In addition to the above, digital tools and analytics extract patterns more efficiently, another way in which the intelligent back office engages with data. Additionally, back office solutions, offer analysis and advice to the organisation enabling strategic decision making and wiser investment decisions. Back office staff are able to use their judgement and experience to make sense of it and make decisions based on the appropriate way forward for the organisation.
Recently there has been a drive for public sector organisations wanting to explore no-code/ low-code options. Using this approach to upgrade the digital back office removes the complexity of whole-systems replacement and benefits organisations that are equipped to quickly adapt and respond to fast-changing business conditions. Ultimately organisations require speed, productivity, and value for money, using a low/no-code transformation can give public sector organisations this and more.
3. People-centred experiences
The back office is not simply just about technology and processes, there is a critical human element. People across the public sector deliver services for the public and other organisations to consume. The better the public sector workforce are at doing this, the better the public sector organisations will be at meeting citizen and users’ needs. However, the focus on human needs is getting lost. Back office staff spend a good portion of their time on repetitive tasks that reduce their time on tasks that actually enhance the business. To a digital back office can automate tasks like these, to mitigate tedious, unchallenging, and ultimately unsatisfying jobs.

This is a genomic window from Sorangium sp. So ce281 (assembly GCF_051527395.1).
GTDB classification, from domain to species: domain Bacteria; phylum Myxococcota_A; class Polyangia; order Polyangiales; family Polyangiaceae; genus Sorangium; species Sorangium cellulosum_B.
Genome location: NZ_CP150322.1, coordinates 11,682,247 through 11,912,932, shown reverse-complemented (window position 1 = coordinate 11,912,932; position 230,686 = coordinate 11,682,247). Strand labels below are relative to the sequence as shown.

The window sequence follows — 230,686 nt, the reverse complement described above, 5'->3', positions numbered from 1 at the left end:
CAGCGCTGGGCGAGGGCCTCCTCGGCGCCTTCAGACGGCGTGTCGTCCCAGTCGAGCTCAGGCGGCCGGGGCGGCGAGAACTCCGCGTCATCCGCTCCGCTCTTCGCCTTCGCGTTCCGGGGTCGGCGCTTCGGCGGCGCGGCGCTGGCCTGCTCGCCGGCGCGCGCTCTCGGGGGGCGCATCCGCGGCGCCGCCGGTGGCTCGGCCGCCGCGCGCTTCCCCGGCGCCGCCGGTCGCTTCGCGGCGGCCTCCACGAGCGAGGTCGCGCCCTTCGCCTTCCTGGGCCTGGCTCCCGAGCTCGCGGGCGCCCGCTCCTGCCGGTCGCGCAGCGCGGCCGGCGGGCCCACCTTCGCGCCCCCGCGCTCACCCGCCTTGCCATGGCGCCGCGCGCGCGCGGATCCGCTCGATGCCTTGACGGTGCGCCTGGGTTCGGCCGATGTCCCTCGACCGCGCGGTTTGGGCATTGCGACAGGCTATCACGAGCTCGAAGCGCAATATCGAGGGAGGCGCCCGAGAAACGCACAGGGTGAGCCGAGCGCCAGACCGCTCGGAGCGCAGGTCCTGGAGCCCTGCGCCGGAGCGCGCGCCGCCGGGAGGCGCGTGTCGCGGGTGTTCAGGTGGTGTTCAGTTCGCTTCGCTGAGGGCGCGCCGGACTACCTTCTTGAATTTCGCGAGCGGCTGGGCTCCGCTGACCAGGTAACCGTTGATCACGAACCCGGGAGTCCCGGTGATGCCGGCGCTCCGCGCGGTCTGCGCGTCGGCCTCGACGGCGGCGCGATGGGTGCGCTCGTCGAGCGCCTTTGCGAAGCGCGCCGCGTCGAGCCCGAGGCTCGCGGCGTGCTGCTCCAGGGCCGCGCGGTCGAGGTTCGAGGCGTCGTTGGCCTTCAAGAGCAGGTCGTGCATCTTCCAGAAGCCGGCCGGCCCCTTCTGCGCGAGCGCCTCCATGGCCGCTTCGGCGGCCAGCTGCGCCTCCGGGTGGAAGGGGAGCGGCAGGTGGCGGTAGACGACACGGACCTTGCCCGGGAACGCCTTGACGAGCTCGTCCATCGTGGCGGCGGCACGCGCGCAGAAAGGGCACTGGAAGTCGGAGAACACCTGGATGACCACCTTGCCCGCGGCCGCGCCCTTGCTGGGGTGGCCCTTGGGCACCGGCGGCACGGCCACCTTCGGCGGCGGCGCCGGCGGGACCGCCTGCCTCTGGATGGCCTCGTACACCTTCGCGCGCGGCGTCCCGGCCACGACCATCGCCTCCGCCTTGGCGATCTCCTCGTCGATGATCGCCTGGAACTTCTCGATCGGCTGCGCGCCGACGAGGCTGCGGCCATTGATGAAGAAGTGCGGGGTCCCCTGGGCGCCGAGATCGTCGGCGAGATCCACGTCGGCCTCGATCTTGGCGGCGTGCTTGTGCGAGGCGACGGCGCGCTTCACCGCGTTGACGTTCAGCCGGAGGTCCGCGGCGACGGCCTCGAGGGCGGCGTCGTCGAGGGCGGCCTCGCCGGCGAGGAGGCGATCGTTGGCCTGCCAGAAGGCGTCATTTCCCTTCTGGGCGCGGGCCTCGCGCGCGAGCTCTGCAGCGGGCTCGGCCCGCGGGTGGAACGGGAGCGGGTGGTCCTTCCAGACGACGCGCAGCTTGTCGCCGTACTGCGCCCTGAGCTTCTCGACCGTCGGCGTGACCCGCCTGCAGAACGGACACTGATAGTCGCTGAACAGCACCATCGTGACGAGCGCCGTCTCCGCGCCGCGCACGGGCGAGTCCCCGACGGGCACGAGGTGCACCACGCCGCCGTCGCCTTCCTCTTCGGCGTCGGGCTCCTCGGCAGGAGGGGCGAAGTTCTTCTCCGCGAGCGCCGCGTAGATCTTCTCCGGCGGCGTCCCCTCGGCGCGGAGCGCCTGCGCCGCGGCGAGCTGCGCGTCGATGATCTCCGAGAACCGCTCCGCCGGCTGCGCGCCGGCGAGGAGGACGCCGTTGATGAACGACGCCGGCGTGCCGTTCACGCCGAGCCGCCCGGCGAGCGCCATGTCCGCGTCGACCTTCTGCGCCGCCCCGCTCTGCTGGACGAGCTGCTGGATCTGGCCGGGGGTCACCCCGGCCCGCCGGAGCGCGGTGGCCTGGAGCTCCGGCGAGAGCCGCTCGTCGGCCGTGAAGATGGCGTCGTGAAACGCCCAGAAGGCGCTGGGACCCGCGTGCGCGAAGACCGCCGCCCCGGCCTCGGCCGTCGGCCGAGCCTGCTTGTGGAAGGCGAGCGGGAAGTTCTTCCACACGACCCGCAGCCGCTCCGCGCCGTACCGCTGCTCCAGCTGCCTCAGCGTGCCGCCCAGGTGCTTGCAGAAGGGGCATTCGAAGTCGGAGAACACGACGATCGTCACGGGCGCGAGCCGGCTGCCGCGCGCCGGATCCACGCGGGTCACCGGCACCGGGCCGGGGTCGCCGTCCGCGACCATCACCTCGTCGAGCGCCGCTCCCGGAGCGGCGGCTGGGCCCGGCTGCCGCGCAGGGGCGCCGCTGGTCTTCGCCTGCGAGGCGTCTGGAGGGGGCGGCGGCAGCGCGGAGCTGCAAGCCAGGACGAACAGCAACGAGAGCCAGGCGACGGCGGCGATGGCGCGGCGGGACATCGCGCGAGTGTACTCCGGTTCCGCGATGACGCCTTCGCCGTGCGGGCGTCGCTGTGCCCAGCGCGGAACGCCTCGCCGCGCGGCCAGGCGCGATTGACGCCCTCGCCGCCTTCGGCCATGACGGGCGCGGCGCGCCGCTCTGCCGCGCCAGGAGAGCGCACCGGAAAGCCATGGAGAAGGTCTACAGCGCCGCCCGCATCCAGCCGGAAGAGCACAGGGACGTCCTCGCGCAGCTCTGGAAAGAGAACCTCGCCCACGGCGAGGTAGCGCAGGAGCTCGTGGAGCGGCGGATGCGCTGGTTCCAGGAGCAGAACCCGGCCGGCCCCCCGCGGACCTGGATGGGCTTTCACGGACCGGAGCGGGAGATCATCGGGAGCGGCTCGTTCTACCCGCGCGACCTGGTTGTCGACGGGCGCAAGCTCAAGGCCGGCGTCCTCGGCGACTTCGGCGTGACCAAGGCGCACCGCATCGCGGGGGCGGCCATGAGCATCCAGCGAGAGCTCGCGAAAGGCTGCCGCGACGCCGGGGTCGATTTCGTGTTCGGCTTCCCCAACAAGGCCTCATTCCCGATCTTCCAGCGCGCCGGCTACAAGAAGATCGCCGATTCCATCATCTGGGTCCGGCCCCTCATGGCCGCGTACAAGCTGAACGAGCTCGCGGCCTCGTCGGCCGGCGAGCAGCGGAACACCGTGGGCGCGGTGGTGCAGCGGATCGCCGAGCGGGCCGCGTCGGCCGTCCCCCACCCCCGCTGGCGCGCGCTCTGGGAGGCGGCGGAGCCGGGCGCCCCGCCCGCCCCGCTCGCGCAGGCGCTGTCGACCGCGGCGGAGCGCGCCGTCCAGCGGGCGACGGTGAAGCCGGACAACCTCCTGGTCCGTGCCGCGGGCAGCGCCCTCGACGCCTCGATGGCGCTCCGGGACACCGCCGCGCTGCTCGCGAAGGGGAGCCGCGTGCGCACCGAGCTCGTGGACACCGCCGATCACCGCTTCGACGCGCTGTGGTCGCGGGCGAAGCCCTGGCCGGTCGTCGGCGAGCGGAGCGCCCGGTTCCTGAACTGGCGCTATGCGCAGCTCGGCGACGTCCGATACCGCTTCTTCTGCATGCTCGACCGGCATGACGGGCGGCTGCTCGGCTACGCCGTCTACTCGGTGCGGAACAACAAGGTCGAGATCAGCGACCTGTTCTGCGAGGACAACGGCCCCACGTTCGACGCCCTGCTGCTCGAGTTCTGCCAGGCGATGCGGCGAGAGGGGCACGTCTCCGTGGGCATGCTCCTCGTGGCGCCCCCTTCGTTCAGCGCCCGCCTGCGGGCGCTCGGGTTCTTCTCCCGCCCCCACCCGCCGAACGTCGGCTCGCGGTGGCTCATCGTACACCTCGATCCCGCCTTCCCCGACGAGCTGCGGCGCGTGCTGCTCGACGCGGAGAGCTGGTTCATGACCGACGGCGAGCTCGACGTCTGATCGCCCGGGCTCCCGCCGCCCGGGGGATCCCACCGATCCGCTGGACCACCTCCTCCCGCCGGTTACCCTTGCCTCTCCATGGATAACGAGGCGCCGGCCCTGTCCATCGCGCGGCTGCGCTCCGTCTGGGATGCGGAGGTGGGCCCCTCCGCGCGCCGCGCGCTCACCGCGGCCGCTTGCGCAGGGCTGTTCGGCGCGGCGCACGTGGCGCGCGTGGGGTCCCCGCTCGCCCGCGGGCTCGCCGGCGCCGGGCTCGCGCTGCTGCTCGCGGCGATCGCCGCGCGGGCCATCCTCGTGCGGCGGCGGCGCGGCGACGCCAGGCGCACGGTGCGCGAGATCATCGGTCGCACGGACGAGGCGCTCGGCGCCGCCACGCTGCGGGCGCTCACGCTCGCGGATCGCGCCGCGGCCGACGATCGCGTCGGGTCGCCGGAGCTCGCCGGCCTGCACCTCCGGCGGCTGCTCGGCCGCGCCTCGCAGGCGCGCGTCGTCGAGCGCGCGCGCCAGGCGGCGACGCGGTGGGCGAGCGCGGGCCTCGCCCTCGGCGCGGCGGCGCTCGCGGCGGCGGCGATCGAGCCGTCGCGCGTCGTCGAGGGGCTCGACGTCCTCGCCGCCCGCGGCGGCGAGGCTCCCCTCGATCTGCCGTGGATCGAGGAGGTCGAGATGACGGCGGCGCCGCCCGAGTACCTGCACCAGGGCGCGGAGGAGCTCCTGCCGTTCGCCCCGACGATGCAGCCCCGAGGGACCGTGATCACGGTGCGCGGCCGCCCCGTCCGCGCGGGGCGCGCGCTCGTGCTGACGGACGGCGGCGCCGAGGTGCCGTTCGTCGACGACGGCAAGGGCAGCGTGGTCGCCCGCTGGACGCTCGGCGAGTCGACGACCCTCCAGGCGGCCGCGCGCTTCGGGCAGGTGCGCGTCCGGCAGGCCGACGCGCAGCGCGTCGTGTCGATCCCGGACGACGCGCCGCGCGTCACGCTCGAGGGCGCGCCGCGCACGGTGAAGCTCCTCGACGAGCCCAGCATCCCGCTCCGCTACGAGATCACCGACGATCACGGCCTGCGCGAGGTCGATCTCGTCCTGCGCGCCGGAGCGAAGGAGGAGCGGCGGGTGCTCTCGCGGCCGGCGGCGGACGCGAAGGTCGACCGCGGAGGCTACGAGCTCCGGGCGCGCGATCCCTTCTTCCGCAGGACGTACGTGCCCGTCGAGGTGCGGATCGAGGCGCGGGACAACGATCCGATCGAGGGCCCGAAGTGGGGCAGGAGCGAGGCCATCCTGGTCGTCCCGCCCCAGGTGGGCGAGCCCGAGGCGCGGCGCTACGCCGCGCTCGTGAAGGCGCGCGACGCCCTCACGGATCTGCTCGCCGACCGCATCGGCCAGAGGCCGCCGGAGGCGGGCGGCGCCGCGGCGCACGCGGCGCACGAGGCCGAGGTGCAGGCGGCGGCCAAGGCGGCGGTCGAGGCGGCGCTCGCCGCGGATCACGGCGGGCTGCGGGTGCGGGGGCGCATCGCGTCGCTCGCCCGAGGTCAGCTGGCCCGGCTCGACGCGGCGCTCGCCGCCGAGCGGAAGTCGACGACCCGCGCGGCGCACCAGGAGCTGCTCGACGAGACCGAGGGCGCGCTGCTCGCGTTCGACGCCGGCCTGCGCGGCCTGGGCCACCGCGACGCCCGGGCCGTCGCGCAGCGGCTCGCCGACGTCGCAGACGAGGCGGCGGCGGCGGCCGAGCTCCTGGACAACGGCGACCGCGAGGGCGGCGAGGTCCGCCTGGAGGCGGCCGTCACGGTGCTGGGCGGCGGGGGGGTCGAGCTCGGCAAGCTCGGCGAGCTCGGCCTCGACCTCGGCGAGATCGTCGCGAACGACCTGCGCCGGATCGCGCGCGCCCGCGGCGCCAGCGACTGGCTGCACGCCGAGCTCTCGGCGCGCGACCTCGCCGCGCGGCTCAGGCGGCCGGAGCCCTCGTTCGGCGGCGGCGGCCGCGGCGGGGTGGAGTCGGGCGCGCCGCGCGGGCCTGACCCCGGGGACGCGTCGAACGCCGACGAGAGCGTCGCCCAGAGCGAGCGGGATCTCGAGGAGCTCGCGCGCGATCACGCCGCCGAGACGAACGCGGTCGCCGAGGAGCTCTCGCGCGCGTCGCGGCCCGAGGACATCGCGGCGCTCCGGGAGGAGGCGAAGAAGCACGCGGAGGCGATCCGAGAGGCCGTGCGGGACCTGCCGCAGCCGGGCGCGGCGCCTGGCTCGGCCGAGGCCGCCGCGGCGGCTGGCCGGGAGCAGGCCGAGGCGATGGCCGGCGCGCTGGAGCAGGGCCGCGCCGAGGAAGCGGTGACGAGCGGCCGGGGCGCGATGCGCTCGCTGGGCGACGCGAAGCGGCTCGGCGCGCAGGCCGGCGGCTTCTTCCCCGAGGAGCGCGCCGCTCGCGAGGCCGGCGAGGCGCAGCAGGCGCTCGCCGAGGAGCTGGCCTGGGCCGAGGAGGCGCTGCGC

The digital back office is designed to reflect user journeys, factoring in present, expected and aspirational ways of working. Finance staff can benefit from this by using predictive analytics to forecast budgets based on peak demand. Human resource staff can benefit as business managers are able to see the best fitted candidates for the role they are hiring for, with key attributes and skills. Procurement staff benefit as their roles go from spending strategies and savings goals to powering business objectives.
4. Change comes in different forms
It is key to remember that every change journey is unique, there is no one-size-fits-all approach to building a digital back office. There is an array of dependencies such as the organisations readiness, recourses, and appetite for change. Some organisations prioritise an individual area, beginning with very specific exploratory projects and scaling them across other functions achieving multiple successes across the organisation. Whereas other organisations take a more comprehensive approach from the start, this is like building a new office from scratch. It often begins with a clean sheet design, collecting data on requirements, skill sets, outcomes and revealing the desired future state.
It is impossible to create a value engine without knowing the desired outcomes and return on investment. Therefore, from the outset, every organisation should direct the transformation with a value-oriented mindset, leaders must know how they will measure success and what they want out of the transformation.
FifthQuadrant guides public sector organisations along this journey with a flexible approach that combines business insights, experience, and innovative solutions. We build a more connected back office that operates as a true value engine—in ways it never did before.